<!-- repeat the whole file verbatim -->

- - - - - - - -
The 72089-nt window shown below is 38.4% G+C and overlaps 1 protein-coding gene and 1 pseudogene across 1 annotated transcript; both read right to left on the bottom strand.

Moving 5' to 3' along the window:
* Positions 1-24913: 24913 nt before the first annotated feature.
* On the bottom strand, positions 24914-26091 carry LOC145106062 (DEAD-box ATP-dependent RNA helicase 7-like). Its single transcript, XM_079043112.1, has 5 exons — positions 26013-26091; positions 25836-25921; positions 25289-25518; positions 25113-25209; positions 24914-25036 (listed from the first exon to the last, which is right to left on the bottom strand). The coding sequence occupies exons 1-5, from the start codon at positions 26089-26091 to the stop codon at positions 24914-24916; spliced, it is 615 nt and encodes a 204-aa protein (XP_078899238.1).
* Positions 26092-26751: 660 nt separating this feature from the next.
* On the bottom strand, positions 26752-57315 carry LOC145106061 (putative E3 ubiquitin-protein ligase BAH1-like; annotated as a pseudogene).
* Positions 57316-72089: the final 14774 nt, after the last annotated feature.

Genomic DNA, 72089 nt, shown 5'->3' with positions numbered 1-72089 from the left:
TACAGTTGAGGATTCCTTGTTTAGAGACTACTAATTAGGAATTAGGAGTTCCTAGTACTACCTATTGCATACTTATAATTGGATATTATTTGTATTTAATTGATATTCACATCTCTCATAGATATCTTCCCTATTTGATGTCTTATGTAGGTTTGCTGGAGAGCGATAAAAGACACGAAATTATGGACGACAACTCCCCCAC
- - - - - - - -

The 72089-nt window shown below is 38.4% G+C and overlaps 1 protein-coding gene and 1 pseudogene across 1 annotated transcript; both read right to left on the bottom strand.

Moving 5' to 3' along the window:
* Positions 1-24913: 24913 nt before the first annotated feature.
* On the bottom strand, positions 24914-26091 carry LOC145106062 (DEAD-box ATP-dependent RNA helicase 7-like). Its single transcript, XM_079043112.1, has 5 exons — positions 26013-26091; positions 25836-25921; positions 25289-25518; positions 25113-25209; positions 24914-25036 (listed from the first exon to the last, which is right to left on the bottom strand). The coding sequence occupies exons 1-5, from the start codon at positions 26089-26091 to the stop codon at positions 24914-24916; spliced, it is 615 nt and encodes a 204-aa protein (XP_078899238.1).
* Positions 26092-26751: 660 nt separating this feature from the next.
* On the bottom strand, positions 26752-57315 carry LOC145106061 (putative E3 ubiquitin-protein ligase BAH1-like; annotated as a pseudogene).
* Positions 57316-72089: the final 14774 nt, after the last annotated feature.

Genomic DNA, 72089 nt, shown 5'->3' with positions numbered 1-72089 from the left:
TACAGTTGAGGATTCCTTGTTTAGAGACTACTAATTAGGAATTAGGAGTTCCTAGTACTACCTATTGCATACTTATAATTGGATATTATTTGTATTTAATTGATATTCACATCTCTCATAGATATCTTCCCTATTTGATGTCTTATGTAGGTTTGCTGGAGAGCGATAAAAGACACGAAATTATGGACGACAACTCCCCCAC